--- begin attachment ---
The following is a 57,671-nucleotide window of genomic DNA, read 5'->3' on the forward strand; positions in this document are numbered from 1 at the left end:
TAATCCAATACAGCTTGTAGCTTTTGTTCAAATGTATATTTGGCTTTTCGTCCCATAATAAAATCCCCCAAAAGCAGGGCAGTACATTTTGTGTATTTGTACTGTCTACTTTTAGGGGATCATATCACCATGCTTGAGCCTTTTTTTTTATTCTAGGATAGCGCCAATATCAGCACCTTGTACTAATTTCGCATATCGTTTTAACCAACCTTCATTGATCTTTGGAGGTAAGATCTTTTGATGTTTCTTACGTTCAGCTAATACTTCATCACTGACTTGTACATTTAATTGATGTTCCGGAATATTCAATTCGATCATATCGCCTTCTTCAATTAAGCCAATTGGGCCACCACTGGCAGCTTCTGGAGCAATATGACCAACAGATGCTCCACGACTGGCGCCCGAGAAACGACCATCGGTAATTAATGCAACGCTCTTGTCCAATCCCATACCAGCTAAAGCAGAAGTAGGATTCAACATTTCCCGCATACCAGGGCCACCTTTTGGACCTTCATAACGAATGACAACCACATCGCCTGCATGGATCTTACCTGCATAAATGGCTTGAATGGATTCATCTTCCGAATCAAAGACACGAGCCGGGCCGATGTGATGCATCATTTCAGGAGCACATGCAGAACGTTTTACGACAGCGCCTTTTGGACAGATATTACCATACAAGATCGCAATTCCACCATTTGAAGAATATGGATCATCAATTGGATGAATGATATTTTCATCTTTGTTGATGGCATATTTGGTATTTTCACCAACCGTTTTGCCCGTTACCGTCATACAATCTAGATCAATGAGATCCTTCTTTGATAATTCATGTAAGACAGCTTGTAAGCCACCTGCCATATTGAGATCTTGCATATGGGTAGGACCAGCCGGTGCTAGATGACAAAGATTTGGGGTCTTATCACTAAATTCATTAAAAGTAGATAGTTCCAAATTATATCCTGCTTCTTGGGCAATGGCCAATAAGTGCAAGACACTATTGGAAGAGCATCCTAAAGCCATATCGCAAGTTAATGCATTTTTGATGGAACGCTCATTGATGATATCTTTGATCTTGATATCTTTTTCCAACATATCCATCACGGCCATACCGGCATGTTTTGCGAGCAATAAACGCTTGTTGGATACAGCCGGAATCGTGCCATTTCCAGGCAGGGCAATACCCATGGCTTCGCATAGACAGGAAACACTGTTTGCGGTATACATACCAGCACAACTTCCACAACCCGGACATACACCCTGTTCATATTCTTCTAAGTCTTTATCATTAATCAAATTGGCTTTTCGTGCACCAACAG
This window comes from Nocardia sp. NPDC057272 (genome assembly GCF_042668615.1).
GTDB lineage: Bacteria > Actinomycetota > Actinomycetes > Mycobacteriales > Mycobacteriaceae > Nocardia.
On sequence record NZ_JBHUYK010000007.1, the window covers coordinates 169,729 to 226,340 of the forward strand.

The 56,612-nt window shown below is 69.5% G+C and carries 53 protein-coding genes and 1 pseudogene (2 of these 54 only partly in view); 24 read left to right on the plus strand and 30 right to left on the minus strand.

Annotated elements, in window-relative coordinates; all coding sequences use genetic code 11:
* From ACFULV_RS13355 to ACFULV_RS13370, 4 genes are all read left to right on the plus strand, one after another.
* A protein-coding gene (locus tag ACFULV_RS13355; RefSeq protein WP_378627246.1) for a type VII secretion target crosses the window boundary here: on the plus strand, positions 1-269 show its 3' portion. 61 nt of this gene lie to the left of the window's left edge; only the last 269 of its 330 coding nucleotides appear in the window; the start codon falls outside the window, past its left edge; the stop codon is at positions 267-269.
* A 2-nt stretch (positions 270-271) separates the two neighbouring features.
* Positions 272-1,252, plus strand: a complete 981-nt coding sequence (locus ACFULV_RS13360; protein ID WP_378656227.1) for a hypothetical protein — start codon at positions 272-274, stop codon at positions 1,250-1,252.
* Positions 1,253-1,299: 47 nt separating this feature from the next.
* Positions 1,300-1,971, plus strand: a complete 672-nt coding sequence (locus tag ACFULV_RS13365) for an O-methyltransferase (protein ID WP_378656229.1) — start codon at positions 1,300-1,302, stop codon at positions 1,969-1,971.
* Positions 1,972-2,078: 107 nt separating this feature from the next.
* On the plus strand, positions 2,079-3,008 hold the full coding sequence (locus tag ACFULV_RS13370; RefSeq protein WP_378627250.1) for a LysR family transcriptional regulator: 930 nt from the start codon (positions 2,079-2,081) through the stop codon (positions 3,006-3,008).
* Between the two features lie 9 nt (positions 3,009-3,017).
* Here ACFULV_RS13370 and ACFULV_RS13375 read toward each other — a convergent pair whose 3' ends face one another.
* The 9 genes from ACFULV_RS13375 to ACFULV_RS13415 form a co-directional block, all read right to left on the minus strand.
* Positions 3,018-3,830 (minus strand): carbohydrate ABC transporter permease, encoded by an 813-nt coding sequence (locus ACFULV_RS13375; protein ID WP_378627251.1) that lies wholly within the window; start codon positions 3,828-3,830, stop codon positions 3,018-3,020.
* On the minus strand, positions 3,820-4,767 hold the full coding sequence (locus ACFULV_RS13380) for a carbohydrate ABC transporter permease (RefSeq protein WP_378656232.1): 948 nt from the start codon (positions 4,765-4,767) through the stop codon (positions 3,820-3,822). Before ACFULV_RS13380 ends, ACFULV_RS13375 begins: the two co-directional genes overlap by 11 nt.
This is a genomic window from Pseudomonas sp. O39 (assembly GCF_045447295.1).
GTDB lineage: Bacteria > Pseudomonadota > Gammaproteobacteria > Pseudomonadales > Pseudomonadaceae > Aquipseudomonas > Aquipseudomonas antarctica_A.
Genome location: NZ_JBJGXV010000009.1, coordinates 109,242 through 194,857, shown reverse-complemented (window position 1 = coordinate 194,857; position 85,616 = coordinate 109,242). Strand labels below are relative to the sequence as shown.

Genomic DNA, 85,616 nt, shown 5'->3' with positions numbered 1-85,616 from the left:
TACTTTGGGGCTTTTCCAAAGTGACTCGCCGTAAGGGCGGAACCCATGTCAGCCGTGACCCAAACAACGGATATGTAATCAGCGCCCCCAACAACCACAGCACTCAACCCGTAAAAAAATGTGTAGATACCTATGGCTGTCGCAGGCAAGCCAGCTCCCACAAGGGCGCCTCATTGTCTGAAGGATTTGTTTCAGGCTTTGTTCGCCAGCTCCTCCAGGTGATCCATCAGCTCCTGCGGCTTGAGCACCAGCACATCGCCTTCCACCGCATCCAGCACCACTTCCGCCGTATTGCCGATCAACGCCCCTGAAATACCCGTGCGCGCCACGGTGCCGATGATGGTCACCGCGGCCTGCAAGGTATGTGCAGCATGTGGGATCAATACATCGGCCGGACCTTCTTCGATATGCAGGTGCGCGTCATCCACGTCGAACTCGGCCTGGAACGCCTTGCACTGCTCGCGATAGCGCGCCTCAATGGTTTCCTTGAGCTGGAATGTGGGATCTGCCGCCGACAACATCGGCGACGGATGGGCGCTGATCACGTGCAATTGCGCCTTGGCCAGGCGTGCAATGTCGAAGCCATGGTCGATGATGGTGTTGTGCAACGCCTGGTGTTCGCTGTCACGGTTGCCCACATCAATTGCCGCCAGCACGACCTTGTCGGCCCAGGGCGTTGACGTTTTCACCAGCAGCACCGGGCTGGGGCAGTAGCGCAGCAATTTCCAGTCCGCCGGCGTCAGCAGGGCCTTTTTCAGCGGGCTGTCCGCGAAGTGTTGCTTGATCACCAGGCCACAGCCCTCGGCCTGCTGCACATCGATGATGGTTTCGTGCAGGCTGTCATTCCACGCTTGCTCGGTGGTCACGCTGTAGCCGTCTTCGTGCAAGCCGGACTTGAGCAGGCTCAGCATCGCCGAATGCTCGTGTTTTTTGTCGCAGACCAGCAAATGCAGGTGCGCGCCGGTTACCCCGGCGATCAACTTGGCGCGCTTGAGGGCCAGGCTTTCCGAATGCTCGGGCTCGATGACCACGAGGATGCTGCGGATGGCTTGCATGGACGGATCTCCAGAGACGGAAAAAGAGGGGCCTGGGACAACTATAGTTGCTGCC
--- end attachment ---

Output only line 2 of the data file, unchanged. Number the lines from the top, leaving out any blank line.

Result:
TAATCCAATACAGCTTGTAGCTTTTGTTCAAATGTATATTTGGCTTTTCGTCCCATAATAAAATCCCCCAAAAGCAGGGCAGTACATTTTGTGTATTTGTACTGTCTACTTTTAGGGGATCATATCACCATGCTTGAGCCTTTTTTTTTATTCTAGGATAGCGCCAATATCAGCACCTTGTACTAATTTCGCATATCGTTTTAACCAACCTTCATTGATCTTTGGAGGTAAGATCTTTTGATGTTTCTTACGTTCAGCTAATACTTCATCACTGACTTGTACATTTAATTGATGTTCCGGAATATTCAATTCGATCATATCGCCTTCTTCAATTAAGCCAATTGGGCCACCACTGGCAGCTTCTGGAGCAATATGACCAACAGATGCTCCACGACTGGCGCCCGAGAAACGACCATCGGTAATTAATGCAACGCTCTTGTCCAATCCCATACCAGCTAAAGCAGAAGTAGGATTCAACATTTCCCGCATACCAGGGCCACCTTTTGGACCTTCATAACGAATGACAACCACATCGCCTGCATGGATCTTACCTGCATAAATGGCTTGAATGGATTCATCTTCCGAATCAAAGACACGAGCCGGGCCGATGTGATGCATCATTTCAGGAGCACATGCAGAACGTTTTACGACAGCGCCTTTTGGACAGATATTACCATACAAGATCGCAATTCCACCATTTGAAGAATATGGATCATCAATTGGATGAATGATATTTTCATCTTTGTTGATGGCATATTTGGTATTTTCACCAACCGTTTTGCCCGTTACCGTCATACAATCTAGATCAATGAGATCCTTCTTTGATAATTCATGTAAGACAGCTTGTAAGCCACCTGCCATATTGAGATCTTGCATATGGGTAGGACCAGCCGGTGCTAGATGACAAAGATTTGGGGTCTTATCACTAAATTCATTAAAAGTAGATAGTTCCAAATTATATCCTGCTTCTTGGGCAATGGCCAATAAGTGCAAGACACTATTGGAAGAGCATCCTAAAGCCATATCGCAAGTTAATGCATTTTTGATGGAACGCTCATTGATGATATCTTTGATCTTGATATCTTTTTCCAACATATCCATCACGGCCATACCGGCATGTTTTGCGAGCAATAAACGCTTGTTGGATACAGCCGGAATCGTGCCATTTCCAGGCAGGGCAATACCCATGGCTTCGCATAGACAGGAAACACTGTTTGCGGTATACATACCAGCACAACTTCCACAACCCGGACATACACCCTGTTCATATTCTTCTAAGTCTTTATCATTAATCAAATTGGCTTTTCGTGCACCAACAG